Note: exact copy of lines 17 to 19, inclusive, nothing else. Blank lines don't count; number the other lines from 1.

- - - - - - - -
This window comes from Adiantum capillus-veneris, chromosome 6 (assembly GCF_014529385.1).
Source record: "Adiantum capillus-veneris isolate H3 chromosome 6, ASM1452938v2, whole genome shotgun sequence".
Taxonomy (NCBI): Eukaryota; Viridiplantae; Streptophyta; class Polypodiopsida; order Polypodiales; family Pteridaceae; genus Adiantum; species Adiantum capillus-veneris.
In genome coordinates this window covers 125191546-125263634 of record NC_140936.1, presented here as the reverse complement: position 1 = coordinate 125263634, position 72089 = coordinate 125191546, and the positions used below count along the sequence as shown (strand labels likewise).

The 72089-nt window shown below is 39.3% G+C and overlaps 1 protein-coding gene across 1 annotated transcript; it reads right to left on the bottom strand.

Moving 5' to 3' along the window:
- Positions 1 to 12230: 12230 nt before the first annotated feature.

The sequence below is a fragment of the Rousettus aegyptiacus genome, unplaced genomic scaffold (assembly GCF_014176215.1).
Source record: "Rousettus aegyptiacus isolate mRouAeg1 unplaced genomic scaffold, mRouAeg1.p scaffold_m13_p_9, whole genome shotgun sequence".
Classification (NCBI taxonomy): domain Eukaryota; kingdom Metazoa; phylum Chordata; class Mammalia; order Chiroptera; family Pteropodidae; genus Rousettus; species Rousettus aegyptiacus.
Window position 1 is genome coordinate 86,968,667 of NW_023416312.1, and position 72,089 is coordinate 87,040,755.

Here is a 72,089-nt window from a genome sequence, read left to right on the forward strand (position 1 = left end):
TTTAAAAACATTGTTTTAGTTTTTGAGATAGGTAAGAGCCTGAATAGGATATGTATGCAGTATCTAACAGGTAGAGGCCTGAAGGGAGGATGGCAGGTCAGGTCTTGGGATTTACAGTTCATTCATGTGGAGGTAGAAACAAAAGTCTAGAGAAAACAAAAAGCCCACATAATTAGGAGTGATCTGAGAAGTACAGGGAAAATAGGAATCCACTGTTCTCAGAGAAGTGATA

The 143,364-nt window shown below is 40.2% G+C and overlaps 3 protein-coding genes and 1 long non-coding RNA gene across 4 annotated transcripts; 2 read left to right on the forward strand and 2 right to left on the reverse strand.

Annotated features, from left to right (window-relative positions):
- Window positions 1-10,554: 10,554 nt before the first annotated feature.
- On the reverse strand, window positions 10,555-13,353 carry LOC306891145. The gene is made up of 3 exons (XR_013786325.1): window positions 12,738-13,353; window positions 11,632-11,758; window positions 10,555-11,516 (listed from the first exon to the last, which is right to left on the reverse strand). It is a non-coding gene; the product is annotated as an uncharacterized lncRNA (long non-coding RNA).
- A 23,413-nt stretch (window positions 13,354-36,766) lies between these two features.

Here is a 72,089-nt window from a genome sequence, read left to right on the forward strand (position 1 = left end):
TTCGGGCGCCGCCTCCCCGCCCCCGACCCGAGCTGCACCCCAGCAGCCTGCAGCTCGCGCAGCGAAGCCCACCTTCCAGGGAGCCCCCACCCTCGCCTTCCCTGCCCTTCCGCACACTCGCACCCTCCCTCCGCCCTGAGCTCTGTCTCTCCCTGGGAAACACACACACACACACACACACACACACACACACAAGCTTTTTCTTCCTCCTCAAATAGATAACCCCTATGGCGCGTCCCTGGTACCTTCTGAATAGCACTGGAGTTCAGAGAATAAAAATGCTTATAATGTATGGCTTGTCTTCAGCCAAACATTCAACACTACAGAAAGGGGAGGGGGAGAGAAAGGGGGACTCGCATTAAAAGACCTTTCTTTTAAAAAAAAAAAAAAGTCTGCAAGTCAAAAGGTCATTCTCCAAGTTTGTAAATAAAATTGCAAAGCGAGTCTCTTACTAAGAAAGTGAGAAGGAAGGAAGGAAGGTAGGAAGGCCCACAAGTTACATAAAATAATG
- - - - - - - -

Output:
- On the reverse strand, window positions 10,555-13,353 carry LOC306891145. The gene is made up of 3 exons (XR_013786325.1): window positions 12,738-13,353; window positions 11,632-11,758; window positions 10,555-11,516 (listed from the first exon to the last, which is right to left on the reverse strand). It is a non-coding gene; the product is annotated as an uncharacterized lncRNA (long non-coding RNA).
- A 23,413-nt stretch (window positions 13,354-36,766) lies between these two features.

Here is a 72,089-nt window from a genome sequence, read left to right on the forward strand (position 1 = left end):